As an avowed fan of slasher films, nothing has dismayed me more than the wave of "slasher throwback" type movies made by people who clearly missed what we love about these movies (primarily the ones of the '80s, emphasis on the first half of the decade). If anything it seems like many of them are paying homage to the CRITIQUES of such films, by (over)loading them with horrible characters you want to see die, actors who act bad on purpose, etc. - I often walk away feeling that the filmmakers hated those films, if they ever actually saw them at all. So when I heard there was a musical tribute to Friday the 13th: A New Beginning, I feared the worst - this is one of the least-loved entries in the series (but my 5th favorite overall), and the singer was Jon Lajoie from The League. My mental image was a guy sing-laughing his way through a "Nature Trail to Hell" type parody song at best; at worst it'd just infuriate me by mocking a film that's taken enough undeserved shit over the years.
Well, I've never been happier to be wrong. The song (attributed to Wolfie's Just Fine, the name for Lajoie's band that doubles as a pretty great T2 reference*) is actually a semi-serious bit of nostalgia about the fact that slasher films probably played a part in the sexual development of many a young man (including yours truly; thank you, Dream Warriors nurse!). The song directly references Friday V in its title as well as a chorus of "Here comes Jason", but otherwise paints a picture of any old slasher scene, that of a young man and woman fooling around, then splitting up for whatever reason, at which point the killer murders one and then waits until the other comes back and sees their lover's corpse, before killing them too. Thanks to the title we know he's specifically referring to Tina and Eddie (he leaves the drifter's role in the proceedings out of it), but that's for the Friday faithful to appreciate - the general idea could apply to any slasher movie and how it affects a young mind. You're titillated, you're scared, you're jealous of the boyfriend (but not sure why) and then yelling at the TV to try to save him... it's a universal reaction for a stock slasher moment, one that even the film's biggest hater can appreciate and likely identify with as well.
The music video, however, doubles down on its cinematic inspiration, depicting a period setting where the song's narrator and his two pals pop a French-Canadian (!) copy of the film into the VCR and watch a recreated version of the sequence, albeit with Jon's younger self transported into the scene (but not seen by the other characters). Lajoie, who directed along with Brandon Dermer, clearly did his homework, aping Danny Steinmann's framing and editing perfectly, save for the obvious reduction of nudity (the video is technically safe for work, whereas the film version bordered on soft-core porno). He even retains the notorious continuity error during Eddie's death, where he suddenly twists the strap in the opposite direction to get the kill (which should have loosened the strap, not tightened it further). Likewise, the actors do a fine job of subbing in for Debisue Voorhees and John Robert Dixon, for what had to have been the weirdest casting call they ever got as actors ("Hey, I need you to recreate a kill scene from a 30 year old slasher movie..."). But my favorite part had nothing to do with Friday the 13th at all - it was how Lajoie and Dermer depicted the silly way we react to slasher films when seen with impressionable minds: running through our perfectly safe homes up to the safety of our beds, imagining the killer following at our heels every step of the way.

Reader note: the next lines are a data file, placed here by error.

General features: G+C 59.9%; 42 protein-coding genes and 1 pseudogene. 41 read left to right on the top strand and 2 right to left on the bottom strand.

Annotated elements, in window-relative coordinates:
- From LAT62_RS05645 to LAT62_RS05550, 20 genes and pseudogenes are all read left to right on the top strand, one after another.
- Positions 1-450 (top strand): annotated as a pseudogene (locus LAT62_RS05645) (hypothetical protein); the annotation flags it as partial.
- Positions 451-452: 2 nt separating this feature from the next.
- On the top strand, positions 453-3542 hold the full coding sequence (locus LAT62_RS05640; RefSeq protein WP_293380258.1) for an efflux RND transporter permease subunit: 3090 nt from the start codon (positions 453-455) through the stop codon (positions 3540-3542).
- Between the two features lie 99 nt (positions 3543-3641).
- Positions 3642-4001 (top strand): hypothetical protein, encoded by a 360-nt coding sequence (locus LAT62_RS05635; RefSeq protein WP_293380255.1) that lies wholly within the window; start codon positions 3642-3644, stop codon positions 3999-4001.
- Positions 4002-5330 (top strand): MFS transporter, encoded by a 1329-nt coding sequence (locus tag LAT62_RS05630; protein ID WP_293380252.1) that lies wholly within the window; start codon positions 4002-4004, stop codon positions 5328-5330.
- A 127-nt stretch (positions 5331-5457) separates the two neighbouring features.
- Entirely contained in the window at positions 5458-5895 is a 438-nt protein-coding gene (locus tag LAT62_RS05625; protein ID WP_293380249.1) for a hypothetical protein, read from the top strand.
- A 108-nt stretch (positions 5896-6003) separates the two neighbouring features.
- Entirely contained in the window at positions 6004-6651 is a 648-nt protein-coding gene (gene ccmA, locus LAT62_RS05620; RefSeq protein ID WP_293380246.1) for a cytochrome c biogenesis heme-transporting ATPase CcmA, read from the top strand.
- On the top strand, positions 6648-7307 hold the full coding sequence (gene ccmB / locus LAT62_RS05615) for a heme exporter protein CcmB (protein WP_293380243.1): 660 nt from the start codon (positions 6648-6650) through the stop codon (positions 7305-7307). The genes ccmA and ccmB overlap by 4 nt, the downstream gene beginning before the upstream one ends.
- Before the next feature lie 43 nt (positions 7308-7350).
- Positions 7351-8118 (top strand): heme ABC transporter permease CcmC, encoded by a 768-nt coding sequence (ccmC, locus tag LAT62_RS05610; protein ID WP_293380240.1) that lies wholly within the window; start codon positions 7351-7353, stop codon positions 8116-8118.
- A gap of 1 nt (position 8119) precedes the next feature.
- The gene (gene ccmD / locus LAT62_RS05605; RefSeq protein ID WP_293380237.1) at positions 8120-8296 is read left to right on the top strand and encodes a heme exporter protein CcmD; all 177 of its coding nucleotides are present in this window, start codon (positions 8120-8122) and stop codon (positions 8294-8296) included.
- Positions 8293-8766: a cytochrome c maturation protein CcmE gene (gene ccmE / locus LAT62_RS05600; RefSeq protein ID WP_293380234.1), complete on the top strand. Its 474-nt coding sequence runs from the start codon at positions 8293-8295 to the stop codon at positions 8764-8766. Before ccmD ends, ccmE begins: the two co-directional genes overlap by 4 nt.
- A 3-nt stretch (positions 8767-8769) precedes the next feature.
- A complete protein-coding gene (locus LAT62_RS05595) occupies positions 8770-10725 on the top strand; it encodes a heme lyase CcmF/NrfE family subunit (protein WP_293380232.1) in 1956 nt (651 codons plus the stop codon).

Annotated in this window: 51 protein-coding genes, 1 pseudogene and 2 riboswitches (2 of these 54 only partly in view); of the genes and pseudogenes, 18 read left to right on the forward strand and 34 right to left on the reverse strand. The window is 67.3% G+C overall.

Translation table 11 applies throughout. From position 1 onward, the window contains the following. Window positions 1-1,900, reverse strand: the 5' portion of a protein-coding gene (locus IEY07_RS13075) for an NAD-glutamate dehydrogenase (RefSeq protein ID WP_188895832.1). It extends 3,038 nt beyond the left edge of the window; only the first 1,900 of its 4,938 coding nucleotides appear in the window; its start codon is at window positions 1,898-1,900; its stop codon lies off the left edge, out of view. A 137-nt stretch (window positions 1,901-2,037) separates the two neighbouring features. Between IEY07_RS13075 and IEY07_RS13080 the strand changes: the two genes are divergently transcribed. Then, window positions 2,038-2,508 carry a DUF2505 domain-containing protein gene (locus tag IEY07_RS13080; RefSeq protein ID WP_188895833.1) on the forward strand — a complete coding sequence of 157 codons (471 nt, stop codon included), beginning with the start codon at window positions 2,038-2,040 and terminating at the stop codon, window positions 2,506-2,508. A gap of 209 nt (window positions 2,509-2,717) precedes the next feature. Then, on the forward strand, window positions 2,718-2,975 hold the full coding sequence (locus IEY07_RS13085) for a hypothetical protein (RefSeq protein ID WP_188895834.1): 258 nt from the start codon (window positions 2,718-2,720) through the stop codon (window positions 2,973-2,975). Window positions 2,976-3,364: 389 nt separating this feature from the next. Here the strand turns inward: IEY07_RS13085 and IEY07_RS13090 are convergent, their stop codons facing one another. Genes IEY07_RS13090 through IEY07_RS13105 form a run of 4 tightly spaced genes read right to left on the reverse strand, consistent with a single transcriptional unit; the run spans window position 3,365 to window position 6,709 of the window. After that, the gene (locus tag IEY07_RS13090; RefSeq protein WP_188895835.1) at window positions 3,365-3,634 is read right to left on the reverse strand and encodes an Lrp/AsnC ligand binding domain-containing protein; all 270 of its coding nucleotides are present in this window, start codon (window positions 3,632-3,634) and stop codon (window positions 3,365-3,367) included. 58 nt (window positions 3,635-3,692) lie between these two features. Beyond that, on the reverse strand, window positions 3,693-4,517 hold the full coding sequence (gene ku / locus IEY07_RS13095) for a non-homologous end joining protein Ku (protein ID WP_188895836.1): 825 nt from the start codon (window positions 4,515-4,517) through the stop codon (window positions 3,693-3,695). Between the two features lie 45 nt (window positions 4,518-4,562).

(And yes, when we see Jason, he's got the blue triangles on the mask. I definitely want Lajoie on my trivia team if we ever need another player - his attention to the sort of details that would piss fans like me off is very admirable.)
So sit back and enjoy five minutes' worth of slasher homage perfection. The Mumford and Sons-y vibe of the song might not exactly be your favorite part about it, but when coupled with the terrific video it should go down a lot easier if you're more of a Pseudo Echo fan. As far as I can tell, it's the only horror movie homage on Wolfie's Just Fine's album (titled I Remembered But Then I Forgot), but that's fine - a whole album of such things would probably wear thing. Better to have just this one little slice of love for a film that doesn't get enough of it, and for a genre that deserves better tributes than it usually gets.
*Just as good as "A New Beginning" is "Todd and Janelle", a song that imagines how happy John Connor's doomed foster parents probably were before they took John in and his bratty nature turned them against each other. It's rather heartbreaking, and will inform my next T2 viewing for sure.